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How does the court make decisions?

The Courts have very wide powers to divide the property in whatever way they think is fair. No two cases are the same and separating couples should get legal advice from a lawyer who specialises in family property law.

There is no rule that property will be divided 50/50, or that it will be divided according to any fixed proportion. Rather, the Court considers the circumstances of each family and tries to do what is fair. The marriage or de facto relationship is not regarded as a way of equalising the property between the parties, as it might in a 'community property' jurisdiction, and on separation the Court's aim is to leave each party with a fair share having regard to what they put in, and their needs and responsibilities post-relationship, to the extent that the available property permits this.

The Court goes through a four step process when it is making its decision; firstly, identifying and valuing the property between the parties; next, considering the respective contributions of each party towards the property and the welfare of the family; then considering the respective future needs of each party; before finally considering whether the making of orders proposed is just and equitable. These steps are set out in more detail at the beginning of this section under Dividing property.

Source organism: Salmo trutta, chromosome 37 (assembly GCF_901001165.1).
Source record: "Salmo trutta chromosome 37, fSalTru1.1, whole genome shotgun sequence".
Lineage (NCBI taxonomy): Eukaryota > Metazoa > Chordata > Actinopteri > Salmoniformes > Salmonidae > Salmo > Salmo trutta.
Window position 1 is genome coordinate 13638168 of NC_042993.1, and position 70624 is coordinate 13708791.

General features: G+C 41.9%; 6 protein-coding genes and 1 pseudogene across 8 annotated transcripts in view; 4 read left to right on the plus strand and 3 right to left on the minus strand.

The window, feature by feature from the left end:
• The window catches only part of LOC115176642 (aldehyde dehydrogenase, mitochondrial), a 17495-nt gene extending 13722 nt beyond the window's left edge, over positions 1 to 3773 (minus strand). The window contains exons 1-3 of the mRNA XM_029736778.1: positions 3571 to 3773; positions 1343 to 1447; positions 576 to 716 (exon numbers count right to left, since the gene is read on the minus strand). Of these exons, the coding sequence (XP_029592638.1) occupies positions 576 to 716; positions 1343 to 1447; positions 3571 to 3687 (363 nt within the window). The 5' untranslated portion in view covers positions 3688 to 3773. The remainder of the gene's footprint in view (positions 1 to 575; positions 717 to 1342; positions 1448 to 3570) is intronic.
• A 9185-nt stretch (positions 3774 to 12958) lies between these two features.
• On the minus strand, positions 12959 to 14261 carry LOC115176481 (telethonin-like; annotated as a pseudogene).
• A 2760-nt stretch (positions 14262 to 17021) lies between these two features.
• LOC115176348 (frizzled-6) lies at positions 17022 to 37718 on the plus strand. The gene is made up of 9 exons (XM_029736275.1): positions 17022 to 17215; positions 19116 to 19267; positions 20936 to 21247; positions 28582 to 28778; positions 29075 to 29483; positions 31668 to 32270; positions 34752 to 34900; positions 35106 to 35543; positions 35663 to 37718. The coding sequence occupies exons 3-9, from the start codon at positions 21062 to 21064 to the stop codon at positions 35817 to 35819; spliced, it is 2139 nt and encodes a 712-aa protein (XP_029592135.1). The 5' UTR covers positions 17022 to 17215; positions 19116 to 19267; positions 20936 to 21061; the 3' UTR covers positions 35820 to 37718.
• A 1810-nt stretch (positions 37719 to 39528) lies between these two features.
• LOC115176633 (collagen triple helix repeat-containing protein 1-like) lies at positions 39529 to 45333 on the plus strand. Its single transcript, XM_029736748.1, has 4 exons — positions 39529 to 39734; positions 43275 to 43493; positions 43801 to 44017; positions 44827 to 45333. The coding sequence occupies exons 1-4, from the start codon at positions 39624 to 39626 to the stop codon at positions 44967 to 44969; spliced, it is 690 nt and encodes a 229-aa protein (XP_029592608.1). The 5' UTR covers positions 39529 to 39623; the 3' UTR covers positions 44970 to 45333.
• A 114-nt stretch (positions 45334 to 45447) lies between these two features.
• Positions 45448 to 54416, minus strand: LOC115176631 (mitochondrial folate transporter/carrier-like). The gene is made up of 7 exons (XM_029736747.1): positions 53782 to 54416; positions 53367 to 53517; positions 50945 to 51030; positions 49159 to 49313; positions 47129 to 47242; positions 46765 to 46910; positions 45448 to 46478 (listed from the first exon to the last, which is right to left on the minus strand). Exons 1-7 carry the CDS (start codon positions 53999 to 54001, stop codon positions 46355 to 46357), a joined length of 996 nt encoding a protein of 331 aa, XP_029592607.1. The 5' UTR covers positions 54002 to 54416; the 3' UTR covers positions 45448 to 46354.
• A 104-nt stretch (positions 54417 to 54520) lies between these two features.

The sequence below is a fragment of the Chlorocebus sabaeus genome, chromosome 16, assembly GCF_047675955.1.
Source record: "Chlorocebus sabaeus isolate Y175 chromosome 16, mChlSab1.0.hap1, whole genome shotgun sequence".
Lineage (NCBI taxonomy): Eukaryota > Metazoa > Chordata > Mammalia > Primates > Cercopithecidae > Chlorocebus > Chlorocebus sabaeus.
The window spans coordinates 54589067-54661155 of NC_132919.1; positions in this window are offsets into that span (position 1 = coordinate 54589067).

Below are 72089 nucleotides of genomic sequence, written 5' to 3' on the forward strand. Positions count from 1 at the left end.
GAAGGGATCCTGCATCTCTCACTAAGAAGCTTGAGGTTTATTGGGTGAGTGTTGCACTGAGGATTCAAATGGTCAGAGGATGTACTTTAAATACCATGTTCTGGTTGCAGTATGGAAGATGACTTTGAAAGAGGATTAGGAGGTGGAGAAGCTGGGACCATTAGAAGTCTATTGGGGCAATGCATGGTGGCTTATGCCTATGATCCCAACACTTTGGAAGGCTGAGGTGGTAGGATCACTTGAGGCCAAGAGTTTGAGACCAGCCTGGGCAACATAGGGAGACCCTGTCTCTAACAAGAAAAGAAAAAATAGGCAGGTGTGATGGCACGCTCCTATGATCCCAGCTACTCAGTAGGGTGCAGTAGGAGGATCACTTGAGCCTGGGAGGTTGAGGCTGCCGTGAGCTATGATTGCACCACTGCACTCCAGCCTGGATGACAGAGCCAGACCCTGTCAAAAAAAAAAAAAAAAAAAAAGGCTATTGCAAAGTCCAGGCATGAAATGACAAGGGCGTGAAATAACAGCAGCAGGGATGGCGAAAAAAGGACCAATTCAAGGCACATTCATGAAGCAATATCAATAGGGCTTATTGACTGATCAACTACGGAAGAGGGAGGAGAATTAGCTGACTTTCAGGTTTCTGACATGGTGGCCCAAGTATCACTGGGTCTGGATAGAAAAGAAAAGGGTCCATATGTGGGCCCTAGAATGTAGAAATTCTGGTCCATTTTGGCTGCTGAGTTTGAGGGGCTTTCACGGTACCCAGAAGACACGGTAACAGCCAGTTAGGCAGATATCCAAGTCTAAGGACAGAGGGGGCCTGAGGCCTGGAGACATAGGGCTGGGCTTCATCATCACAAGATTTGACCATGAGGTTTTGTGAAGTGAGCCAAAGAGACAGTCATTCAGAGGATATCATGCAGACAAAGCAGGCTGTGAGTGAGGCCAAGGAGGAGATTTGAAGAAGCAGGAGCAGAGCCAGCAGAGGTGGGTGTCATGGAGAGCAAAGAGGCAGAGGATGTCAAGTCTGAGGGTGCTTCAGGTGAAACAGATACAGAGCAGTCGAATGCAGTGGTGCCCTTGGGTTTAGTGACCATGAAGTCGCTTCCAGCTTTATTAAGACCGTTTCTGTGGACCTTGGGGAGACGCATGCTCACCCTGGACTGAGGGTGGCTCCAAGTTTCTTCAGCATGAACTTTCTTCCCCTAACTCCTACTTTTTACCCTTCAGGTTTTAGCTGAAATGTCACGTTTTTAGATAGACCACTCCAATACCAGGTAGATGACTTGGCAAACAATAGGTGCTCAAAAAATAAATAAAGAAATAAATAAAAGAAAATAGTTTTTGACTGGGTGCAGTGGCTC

How does the court make decisions?  :  Last Revised: Thu Jan 24th 2013
The content of the Law Handbook is made available as a public service for information purposes only and should not be relied upon as a substitute for legal advice. See Disclaimer for details. For free and confidential legal advice in South Australia call 1300 366 424.